Given that abortion is a complex issue and that the Committee's remit is to examine scientific and technological issues, the Committee explicitly ruled out looking at ethical or moral aspects of abortion in the published terms of reference for their inquiry. Therefore, this report focuses on scientific and medical developments relating to the law on abortion, particularly developments since 1990, when evidence of improved outcomes for very premature neonates led to a reappraisal of the threshold of foetal viability and the reduction of the then 28 week limit on most abortions to the current 24 week limit. The report considers the key issues that have emerged and, where it is felt appropriate and justified, the Committee draws conclusions about what the science and medical evidence currently before us indicates. However, because it is recognised that science and medical evidence is only one of many factors that are taken into account when legislating on this issue, the Committee does not make any recommendations as to how MPs should vote on abortion law. A minority report, written by two Committee members, is included as formal minutes to the report.We also need to consider the impact that medical abortions available at home would have upon both the attitude of young women, particularly those who multi- abort, and the financial implications both to the government in terms of cost, and abortion providers in terms of revenue. ... exercise caution in regarding it as authoritative: a) The document is now three years out of date and many significant, moreanbsp;...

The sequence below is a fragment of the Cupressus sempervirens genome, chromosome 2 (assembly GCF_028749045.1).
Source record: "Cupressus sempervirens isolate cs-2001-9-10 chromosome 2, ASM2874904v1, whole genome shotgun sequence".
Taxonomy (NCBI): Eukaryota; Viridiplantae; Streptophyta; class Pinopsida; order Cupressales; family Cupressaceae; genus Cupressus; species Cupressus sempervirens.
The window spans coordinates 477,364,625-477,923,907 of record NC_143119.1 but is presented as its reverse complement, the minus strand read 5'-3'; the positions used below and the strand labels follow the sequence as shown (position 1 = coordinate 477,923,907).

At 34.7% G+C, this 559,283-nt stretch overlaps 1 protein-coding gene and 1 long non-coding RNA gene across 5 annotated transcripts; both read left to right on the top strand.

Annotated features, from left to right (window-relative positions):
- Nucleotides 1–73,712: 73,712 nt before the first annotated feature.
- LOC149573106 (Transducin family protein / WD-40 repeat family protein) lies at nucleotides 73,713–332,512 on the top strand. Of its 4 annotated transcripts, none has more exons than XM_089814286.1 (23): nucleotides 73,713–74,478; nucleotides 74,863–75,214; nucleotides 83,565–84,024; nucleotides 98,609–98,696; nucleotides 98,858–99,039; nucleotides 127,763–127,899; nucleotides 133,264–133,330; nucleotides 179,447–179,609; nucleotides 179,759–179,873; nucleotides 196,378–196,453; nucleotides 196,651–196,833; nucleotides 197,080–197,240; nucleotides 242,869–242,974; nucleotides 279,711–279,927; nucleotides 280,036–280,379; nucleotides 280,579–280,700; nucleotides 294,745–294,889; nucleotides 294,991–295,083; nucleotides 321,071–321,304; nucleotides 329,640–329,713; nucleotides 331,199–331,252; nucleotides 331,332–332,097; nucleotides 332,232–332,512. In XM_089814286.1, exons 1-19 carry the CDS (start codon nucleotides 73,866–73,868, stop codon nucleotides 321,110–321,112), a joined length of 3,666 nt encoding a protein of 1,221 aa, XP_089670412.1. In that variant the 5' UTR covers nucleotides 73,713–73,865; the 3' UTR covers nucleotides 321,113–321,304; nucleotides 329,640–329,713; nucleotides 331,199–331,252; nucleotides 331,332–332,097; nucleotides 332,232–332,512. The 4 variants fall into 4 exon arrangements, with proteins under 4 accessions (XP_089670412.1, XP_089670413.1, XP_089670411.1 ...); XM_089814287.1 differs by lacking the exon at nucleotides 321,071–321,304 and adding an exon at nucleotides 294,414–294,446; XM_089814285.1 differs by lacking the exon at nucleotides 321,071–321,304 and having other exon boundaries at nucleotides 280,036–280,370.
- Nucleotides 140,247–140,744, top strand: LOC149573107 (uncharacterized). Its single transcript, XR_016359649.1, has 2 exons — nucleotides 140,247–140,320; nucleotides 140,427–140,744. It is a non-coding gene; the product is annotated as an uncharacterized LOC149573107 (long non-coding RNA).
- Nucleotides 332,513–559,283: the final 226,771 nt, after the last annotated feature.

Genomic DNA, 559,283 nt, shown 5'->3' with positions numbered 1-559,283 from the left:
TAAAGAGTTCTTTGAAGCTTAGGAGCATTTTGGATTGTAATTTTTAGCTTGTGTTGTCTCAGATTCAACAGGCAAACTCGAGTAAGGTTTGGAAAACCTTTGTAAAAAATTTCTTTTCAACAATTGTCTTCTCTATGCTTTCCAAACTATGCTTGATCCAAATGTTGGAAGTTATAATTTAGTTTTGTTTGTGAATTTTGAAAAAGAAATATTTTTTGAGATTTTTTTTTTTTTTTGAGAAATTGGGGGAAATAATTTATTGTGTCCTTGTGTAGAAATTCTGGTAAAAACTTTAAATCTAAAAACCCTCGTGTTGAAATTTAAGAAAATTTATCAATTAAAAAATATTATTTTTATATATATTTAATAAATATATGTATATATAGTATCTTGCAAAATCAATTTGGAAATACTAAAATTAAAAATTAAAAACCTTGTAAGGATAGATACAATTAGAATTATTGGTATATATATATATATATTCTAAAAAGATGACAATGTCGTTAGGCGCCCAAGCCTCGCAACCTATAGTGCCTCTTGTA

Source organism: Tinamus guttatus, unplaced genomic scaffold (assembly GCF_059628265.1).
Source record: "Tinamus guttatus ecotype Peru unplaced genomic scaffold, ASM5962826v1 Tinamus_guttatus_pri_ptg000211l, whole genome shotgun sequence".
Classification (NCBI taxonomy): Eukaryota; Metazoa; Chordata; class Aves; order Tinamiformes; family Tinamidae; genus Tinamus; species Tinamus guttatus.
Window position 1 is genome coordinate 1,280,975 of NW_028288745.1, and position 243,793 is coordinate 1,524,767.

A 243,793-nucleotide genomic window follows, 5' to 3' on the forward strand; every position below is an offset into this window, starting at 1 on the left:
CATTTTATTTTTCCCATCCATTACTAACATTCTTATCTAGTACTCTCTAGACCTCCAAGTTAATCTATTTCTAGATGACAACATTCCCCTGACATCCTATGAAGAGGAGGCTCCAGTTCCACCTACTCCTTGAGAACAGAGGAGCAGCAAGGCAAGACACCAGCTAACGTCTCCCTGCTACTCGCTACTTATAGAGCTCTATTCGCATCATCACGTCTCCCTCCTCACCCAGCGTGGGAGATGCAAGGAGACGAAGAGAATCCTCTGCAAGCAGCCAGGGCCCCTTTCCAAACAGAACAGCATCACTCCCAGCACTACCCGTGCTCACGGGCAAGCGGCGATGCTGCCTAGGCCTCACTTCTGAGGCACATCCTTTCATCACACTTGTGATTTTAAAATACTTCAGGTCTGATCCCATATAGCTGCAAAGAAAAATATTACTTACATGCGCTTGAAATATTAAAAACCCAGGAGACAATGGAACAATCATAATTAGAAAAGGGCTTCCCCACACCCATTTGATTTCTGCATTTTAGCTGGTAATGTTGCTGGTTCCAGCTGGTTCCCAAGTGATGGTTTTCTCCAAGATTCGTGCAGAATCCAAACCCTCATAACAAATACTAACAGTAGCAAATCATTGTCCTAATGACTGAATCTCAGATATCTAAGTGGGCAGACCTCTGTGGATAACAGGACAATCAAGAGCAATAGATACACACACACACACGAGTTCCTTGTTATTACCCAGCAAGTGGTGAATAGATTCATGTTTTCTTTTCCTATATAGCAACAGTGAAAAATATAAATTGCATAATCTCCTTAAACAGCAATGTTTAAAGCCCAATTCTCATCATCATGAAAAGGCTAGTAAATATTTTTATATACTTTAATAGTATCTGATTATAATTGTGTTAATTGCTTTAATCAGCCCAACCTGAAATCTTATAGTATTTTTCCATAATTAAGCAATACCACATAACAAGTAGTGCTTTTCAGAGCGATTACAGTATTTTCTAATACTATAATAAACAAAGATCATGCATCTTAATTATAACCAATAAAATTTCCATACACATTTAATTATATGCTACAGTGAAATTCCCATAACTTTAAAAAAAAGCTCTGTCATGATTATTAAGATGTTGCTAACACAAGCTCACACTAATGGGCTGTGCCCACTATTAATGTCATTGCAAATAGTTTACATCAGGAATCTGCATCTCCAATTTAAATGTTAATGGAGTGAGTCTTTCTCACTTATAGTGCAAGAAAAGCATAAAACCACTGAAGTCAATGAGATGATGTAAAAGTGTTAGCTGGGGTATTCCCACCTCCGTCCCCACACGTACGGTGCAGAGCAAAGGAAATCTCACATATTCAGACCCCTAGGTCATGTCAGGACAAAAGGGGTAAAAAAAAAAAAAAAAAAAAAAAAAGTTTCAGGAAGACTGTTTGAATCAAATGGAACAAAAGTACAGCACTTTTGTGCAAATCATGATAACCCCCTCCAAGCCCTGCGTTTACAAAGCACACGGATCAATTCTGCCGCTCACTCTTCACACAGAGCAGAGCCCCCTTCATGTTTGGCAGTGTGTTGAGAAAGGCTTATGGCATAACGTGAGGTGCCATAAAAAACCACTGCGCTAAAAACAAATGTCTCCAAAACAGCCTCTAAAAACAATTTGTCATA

|Title||:||Scientific Developments Relating to the Abortion Act 1967|
|Author||:||Great Britain: Parliament: House of Commons: Science and Technology Committee, Great Britain. Parliament. House of Commons. Select Committee on Science and Technology|
|Publisher||:||The Stationery Office - 2007-11-06|